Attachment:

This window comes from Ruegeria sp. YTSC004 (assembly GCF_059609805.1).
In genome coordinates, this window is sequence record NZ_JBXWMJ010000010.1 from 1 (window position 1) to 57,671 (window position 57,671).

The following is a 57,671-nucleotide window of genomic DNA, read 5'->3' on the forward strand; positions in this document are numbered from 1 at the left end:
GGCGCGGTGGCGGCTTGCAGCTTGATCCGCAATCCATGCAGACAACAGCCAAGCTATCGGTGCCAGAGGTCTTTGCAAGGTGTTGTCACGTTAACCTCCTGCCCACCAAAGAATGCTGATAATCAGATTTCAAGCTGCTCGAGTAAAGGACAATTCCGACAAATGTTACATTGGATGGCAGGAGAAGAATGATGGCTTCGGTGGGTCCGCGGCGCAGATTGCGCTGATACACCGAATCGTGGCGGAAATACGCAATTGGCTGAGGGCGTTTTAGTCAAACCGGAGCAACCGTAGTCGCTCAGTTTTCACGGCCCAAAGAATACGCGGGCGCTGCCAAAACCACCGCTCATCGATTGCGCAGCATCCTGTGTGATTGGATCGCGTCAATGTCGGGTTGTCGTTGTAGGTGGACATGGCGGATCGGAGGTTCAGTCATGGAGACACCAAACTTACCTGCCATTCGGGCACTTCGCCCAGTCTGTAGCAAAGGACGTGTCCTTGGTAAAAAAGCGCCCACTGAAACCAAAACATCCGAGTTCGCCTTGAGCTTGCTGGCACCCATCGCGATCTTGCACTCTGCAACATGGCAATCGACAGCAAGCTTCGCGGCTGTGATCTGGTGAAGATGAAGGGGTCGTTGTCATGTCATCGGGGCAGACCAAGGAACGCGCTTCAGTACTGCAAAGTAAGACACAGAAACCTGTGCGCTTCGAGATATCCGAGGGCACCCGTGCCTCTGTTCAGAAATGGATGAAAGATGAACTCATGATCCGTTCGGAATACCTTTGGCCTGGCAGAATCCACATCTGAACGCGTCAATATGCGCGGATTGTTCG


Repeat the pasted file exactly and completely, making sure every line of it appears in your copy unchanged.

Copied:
This window comes from Ruegeria sp. YTSC004 (assembly GCF_059609805.1).
In genome coordinates, this window is sequence record NZ_JBXWMJ010000010.1 from 1 (window position 1) to 57,671 (window position 57,671).

The following is a 57,671-nucleotide window of genomic DNA, read 5'->3' on the forward strand; positions in this document are numbered from 1 at the left end:
GGCGCGGTGGCGGCTTGCAGCTTGATCCGCAATCCATGCAGACAACAGCCAAGCTATCGGTGCCAGAGGTCTTTGCAAGGTGTTGTCACGTTAACCTCCTGCCCACCAAAGAATGCTGATAATCAGATTTCAAGCTGCTCGAGTAAAGGACAATTCCGACAAATGTTACATTGGATGGCAGGAGAAGAATGATGGCTTCGGTGGGTCCGCGGCGCAGATTGCGCTGATACACCGAATCGTGGCGGAAATACGCAATTGGCTGAGGGCGTTTTAGTCAAACCGGAGCAACCGTAGTCGCTCAGTTTTCACGGCCCAAAGAATACGCGGGCGCTGCCAAAACCACCGCTCATCGATTGCGCAGCATCCTGTGTGATTGGATCGCGTCAATGTCGGGTTGTCGTTGTAGGTGGACATGGCGGATCGGAGGTTCAGTCATGGAGACACCAAACTTACCTGCCATTCGGGCACTTCGCCCAGTCTGTAGCAAAGGACGTGTCCTTGGTAAAAAAGCGCCCACTGAAACCAAAACATCCGAGTTCGCCTTGAGCTTGCTGGCACCCATCGCGATCTTGCACTCTGCAACATGGCAATCGACAGCAAGCTTCGCGGCTGTGATCTGGTGAAGATGAAGGGGTCGTTGTCATGTCATCGGGGCAGACCAAGGAACGCGCTTCAGTACTGCAAAGTAAGACACAGAAACCTGTGCGCTTCGAGATATCCGAGGGCACCCGTGCCTCTGTTCAGAAATGGATGAAAGATGAACTCATGATCCGTTCGGAATACCTTTGGCCTGGCAGAATCCACATCTGAACGCGTCAATATGCGCGGATTGTTCG